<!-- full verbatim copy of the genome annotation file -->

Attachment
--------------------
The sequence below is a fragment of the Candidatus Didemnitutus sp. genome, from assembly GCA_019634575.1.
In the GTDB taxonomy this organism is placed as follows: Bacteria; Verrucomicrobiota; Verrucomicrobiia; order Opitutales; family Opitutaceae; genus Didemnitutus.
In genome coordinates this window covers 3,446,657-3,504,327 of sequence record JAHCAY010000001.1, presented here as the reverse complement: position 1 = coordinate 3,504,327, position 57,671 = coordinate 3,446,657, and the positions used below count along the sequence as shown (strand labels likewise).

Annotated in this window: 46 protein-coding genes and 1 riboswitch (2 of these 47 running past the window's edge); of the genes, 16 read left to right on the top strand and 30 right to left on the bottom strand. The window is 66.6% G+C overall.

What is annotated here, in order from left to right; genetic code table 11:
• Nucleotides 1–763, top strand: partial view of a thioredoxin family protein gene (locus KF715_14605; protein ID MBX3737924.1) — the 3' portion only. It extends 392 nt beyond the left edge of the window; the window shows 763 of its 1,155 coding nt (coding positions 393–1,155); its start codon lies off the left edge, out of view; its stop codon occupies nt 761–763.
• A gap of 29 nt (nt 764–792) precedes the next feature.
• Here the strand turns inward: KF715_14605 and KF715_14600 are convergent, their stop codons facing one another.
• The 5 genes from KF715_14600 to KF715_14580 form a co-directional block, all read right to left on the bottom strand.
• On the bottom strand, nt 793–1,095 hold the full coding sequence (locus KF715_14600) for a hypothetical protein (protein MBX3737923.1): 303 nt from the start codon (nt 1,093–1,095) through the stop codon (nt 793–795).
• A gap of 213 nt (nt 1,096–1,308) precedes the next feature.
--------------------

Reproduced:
The sequence below is a fragment of the Candidatus Didemnitutus sp. genome, from assembly GCA_019634575.1.
In the GTDB taxonomy this organism is placed as follows: Bacteria; Verrucomicrobiota; Verrucomicrobiia; order Opitutales; family Opitutaceae; genus Didemnitutus.
In genome coordinates this window covers 3,446,657-3,504,327 of sequence record JAHCAY010000001.1, presented here as the reverse complement: position 1 = coordinate 3,504,327, position 57,671 = coordinate 3,446,657, and the positions used below count along the sequence as shown (strand labels likewise).

Annotated in this window: 46 protein-coding genes and 1 riboswitch (2 of these 47 running past the window's edge); of the genes, 16 read left to right on the top strand and 30 right to left on the bottom strand. The window is 66.6% G+C overall.

What is annotated here, in order from left to right; genetic code table 11:
• Nucleotides 1–763, top strand: partial view of a thioredoxin family protein gene (locus KF715_14605; protein ID MBX3737924.1) — the 3' portion only. It extends 392 nt beyond the left edge of the window; the window shows 763 of its 1,155 coding nt (coding positions 393–1,155); its start codon lies off the left edge, out of view; its stop codon occupies nt 761–763.
• A gap of 29 nt (nt 764–792) precedes the next feature.
• Here the strand turns inward: KF715_14605 and KF715_14600 are convergent, their stop codons facing one another.
• The 5 genes from KF715_14600 to KF715_14580 form a co-directional block, all read right to left on the bottom strand.
• On the bottom strand, nt 793–1,095 hold the full coding sequence (locus KF715_14600) for a hypothetical protein (protein MBX3737923.1): 303 nt from the start codon (nt 1,093–1,095) through the stop codon (nt 793–795).
• A gap of 213 nt (nt 1,096–1,308) precedes the next feature.